Situation #1: You have a fixed budget

In this situation, the best possible course of action is to share what that budget is. The traditional reticence to do that goes like this: “If I share the maximum budget I have for this, you will stretch your proposal to charge me for exactly that amount!”. But that is exactly how you should frame the problem internally, i.e. what’s the best solution we can accomplish for my problem, within this budget.

If you are concerned that there might be more cost-efficient ways of solving the problem, then you can ask for two alternatives: what can we do with $20 to address this problem and what can we do with $40? Then compare and decide if the cheaper solution is good enough.

Situation #2: You have to fundraise

In other situations, you might not have available funds for the project and need to go out and fundraise for it. In that case, the best way is to do a small initial engagement that probes into the problem and exposes some of the potential solutions. If you structure it well, you will have two useful outputs for your fund-raising efforts:

  • A better understanding of the problem space you are dealing with, meaning you’ll get a better estimate of the effort needed.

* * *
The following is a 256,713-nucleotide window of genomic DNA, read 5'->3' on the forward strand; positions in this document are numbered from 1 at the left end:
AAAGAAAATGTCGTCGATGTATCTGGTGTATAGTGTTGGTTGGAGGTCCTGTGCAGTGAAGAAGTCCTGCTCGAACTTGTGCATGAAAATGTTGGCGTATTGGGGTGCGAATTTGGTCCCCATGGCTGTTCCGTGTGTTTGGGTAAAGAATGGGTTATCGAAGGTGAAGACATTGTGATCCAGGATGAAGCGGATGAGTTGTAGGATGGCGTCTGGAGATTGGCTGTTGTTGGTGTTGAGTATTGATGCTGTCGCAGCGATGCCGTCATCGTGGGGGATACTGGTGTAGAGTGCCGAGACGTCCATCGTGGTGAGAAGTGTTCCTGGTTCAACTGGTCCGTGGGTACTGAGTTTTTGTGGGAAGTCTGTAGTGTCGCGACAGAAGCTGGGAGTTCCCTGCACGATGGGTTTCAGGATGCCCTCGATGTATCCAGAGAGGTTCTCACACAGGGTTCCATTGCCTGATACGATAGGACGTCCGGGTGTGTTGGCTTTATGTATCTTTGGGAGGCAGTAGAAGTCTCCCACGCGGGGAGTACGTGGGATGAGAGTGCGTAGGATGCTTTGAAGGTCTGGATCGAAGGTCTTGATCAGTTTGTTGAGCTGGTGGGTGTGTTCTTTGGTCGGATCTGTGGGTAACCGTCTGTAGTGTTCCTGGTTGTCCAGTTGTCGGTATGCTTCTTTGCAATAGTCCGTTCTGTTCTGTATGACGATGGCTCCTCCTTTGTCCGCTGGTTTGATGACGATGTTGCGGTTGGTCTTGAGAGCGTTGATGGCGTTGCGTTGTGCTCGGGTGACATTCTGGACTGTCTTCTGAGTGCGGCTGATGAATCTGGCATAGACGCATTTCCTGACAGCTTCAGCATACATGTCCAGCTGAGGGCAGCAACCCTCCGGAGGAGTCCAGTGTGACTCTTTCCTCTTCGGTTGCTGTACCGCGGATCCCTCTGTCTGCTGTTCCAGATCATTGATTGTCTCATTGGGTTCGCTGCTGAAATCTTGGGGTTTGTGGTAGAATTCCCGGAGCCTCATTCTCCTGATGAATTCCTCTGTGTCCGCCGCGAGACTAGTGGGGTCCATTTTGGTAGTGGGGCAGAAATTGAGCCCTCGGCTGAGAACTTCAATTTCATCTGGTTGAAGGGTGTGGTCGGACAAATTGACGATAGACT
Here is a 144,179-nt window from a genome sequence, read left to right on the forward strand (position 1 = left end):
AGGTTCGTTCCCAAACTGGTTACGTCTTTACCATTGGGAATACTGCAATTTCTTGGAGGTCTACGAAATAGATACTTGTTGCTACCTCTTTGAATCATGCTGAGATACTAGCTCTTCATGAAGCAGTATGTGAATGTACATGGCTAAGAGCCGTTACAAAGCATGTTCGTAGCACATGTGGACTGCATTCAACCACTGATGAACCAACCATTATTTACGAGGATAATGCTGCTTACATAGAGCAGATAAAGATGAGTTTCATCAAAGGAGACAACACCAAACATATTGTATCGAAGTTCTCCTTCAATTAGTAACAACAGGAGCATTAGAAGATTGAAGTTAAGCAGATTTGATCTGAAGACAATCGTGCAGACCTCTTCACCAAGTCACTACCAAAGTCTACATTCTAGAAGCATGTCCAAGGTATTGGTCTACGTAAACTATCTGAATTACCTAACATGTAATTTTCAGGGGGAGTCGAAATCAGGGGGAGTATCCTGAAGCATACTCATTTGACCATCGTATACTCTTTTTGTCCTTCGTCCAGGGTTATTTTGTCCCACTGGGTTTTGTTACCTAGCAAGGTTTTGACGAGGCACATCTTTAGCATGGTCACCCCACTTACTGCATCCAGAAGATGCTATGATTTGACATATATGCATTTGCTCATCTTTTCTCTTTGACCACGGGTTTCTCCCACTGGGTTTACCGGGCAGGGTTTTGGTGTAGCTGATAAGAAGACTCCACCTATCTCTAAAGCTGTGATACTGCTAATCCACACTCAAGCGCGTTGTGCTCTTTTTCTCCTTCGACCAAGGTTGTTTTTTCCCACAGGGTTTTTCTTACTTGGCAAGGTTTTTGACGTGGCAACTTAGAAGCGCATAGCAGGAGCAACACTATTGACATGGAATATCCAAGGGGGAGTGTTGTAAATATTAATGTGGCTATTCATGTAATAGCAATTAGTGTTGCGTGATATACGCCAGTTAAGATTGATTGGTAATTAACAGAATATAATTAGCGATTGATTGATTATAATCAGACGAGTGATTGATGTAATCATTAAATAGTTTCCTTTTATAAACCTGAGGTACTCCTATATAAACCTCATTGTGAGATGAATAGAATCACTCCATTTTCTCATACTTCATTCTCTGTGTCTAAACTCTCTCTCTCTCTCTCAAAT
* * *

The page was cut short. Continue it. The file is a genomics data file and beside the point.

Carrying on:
• Some form of prototype, mockup, visual material to better communicate the problem you are tackling and the thinking that went into possible solutions.

Situation #3: You have an ongoing funding source

Some business models might mean that you have at your disposal a certain amount of funds you can invest into your problem. This is a great situation for an agile contract: you define the size of the monthly effort you can cover and you iteratively build your system until you are satisfied with it. The most common critic to this is: “but I’ll never know when I will finish!”. That is not true: as soon as you see the result of the first iteration (and that should be soon, less than 1 month if you are working with a good agile organization), you’ll be able to extrapolate very easily how many of those cycles you need until you get the system to where you want it to be.

Some good practices